I’ve been listening to a lot of boasting from football fans lately. I’ve also been listening to a lot of excuses being made after the boasting fell short of its mark. You see, football is all about coming up with a good plan and working the plan. If the plan is good and it’s implemented to perfection then you’ve got a win. A lot of coaches can come up with winning plans but when going head to head only one of the two teams is going to win, regardless of how well both sides plan.
It all boils down to the implementation of the plan. Even a poor plan can result in a win given good implementation if the otherside fails to implement their plan properly. Planning is only half of it. Remember that.
Now let’s look at what this has to do with IT security software firms cooperating with the FBI and their Magic Lantern program. From what I’m understanding, Magic Lantern is a way for the FBI to covertly plant keylogging software on a suspect’s computer without ever physically entering the suspects location of operation. The keylogging software is used to grab passphrases used with encryption software the suspect may be using on his computer. This software isn’t new, building into it the ability to covertly install it over the internet is. This could well be one of the promised uses of viruses for the “good” of mankind.
But wait a minute. Even if it is a virus for the good of mankind, the bad guys aren’t going to view it as such. Are they? So off go the bad boys to the local Software, Etc. to purchase anti-virus software from McAfee and Symantec. This is some good software and it should catch those virii before they can do their damage. Won’t they? Well, they should and this should pose as a stumbling block for the FBI because even though those G-men are just as clever as the hackers they are sometimes after in building a virus or a trojan horse to install their keylogger software, as soon as the exploit they have found becomes known McAfee and Symantec owe it to their customers to close that hole and detect that virus.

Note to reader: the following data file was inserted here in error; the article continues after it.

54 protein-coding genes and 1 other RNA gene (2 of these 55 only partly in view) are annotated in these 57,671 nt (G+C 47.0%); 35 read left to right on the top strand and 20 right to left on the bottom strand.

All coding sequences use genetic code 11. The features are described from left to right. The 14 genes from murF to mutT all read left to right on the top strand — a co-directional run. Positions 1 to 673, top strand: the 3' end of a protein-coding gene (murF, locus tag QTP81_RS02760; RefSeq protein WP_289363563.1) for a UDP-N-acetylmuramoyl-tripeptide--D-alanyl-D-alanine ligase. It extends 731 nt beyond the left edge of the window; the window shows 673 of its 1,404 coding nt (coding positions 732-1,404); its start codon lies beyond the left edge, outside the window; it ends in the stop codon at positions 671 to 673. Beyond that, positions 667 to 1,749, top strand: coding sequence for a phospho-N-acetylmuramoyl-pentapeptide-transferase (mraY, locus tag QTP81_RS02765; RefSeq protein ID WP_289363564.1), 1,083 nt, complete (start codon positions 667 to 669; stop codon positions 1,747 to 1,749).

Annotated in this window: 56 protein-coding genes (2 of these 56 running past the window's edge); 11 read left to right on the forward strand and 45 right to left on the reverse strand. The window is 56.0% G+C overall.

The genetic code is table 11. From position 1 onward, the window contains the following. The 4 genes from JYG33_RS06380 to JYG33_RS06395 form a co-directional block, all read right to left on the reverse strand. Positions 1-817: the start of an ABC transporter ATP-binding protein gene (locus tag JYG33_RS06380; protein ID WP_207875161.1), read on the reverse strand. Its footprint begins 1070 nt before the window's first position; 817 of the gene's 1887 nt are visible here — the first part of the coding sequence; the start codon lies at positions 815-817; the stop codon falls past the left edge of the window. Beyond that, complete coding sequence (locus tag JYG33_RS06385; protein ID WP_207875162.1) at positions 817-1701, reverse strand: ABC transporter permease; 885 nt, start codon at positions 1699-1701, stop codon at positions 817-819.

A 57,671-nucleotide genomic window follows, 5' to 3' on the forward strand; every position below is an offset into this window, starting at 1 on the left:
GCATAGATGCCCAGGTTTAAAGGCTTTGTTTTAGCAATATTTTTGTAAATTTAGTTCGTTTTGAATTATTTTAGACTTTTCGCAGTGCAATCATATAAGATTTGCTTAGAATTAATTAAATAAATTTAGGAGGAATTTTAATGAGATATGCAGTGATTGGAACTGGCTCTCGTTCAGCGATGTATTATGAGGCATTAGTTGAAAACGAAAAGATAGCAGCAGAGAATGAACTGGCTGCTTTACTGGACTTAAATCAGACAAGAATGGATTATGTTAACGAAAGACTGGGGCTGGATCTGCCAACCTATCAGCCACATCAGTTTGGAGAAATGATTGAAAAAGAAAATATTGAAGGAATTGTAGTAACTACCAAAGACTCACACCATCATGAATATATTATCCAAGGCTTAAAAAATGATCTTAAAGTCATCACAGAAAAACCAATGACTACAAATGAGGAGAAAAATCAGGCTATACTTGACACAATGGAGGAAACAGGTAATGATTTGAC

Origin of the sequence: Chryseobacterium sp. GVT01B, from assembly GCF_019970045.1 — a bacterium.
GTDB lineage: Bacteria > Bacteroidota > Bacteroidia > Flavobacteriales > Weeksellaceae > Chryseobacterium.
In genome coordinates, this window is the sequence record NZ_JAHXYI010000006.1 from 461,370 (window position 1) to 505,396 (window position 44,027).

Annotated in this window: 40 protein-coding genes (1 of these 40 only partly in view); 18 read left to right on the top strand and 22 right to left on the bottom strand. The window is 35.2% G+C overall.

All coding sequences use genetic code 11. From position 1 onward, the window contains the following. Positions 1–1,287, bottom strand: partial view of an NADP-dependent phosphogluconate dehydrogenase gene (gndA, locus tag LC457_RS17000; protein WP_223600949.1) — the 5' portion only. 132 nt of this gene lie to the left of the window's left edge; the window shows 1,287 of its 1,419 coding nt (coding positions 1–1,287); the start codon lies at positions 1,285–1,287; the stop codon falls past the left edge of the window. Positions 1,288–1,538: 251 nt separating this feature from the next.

At least one would think so.
Symantec’s chief researcher, Eric Chien, says:
“If it was under the control of the FBI, with appropriate technical safeguards in place to prevent possible misuse, and nobody else used it – we wouldn’t detect it,” said Chien. “However we would detect modified versions that might be used by hackers.”
That’s their plan. Of course, Nebraska really planned to beat Colorado last week, too. The problem is I see no guarantee that Symantec can successfully implement their above stated plan. There are going to be clever hackers who are going to be able to figure out how to present themselves as FBI approved software. What is Symantec’s plan then?
Just something to think about.